As we get to that time in the season where many are still on the merry-go-round of trying to qualify for Horse of the Year Show (HOYS), it’s nice to look back at a great summer of showing. Fixtures such as the Royal International (RIHS), Great Yorkshire and Dublin have been well-supported with five rows of spectators at some.
This year’s RIHS took me back to the days of Ponies (UK) (PUK) some 20 years ago. We’d always go — not just for the quality ponies but also the social aspect. People would take a week off work to head off on their summer holiday and would catch up with friends, also enjoying a party or two.
Due to cost, my father didn’t register my ponies, so I started going to PUK with a friend and I loved it. Showing can be a lonely sport and it can be a regime for us, and especially for our children; getting up at the crack of dawn, travelling for hours and then perhaps not having the best day in the ring. Shows like PUK keep their enthusiasm up so they want to go to another show the following weekend.
Dublin is one we never, ever miss. It’s the one time of year we get to see the breeders of some of our horses and look out for future stars. The breeders take such pride in producing a young horse good enough to compete at Dublin.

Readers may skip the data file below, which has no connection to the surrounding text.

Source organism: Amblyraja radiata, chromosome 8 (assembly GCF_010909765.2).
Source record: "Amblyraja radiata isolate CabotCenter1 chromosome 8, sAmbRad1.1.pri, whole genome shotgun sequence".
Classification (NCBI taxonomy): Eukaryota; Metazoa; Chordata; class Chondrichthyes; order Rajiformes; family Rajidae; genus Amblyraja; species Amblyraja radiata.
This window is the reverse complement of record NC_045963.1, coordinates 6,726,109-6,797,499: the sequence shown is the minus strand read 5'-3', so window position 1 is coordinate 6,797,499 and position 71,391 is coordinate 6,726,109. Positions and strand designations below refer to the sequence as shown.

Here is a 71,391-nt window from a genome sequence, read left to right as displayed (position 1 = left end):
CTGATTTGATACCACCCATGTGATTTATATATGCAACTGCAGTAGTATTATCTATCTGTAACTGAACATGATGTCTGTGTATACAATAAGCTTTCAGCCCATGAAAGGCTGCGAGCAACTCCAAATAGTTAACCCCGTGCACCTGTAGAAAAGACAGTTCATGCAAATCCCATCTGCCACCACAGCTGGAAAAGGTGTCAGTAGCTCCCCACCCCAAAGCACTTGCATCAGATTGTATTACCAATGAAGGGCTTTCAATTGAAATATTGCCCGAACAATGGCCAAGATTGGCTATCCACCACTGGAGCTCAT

This year, an experience in the grandstand put showing into perspective. I was sitting watching the small hunters and next to me was a support group of a competitor in the class. She was called out about 15th in the line-up and she received the biggest cheer of the day.
It was a reality check, as most of us are dampened when we don’t even win. This rider was smiling and was evidently just happy that her horse had behaved himself, given the judge a good ride and that she was there competing at her national show.
Still a show horse
It’s interesting to see the shift in focus in horse classes in recent years, particularly in workers. Years ago, you could go to a big show and watch the quality weight horses which had competed on the flat go round the worker track. But today, it seems the courses aren’t as inviting, so are more suited to the showjumper types.
The round is often decidedby the course-builders who design tight, technical tracks, meaning clear rounds are more elusive. Gone are the days when the judges had several clears to assess in the flat portion of a class.
We must remember that a working hunter is still a show horse, and conformation should still be carefully assessed and considered. We all know a showjumper can come into the ring and jump a clear round, but it might not have the best style or the limbs or type for the job. The judges still have to award 20/20 for both ride and conformation, meaning a four-faulter could still easily come up to stand at the top of a class.
A few weeks ago, I went to an initial meeting for a new “producers group”. The aim of this group is to give riders a voice and possibly a seat at the table in the Showing Council, so societies can become more in line.
This will hopefully make rules and regulations more workable and easy to follow.
It’s early days, but I think it’s a positive step in making our sport more enjoyable and accessible by putting riders with experience on a governing panel.
Ref Horse & Hound; 5 September 2019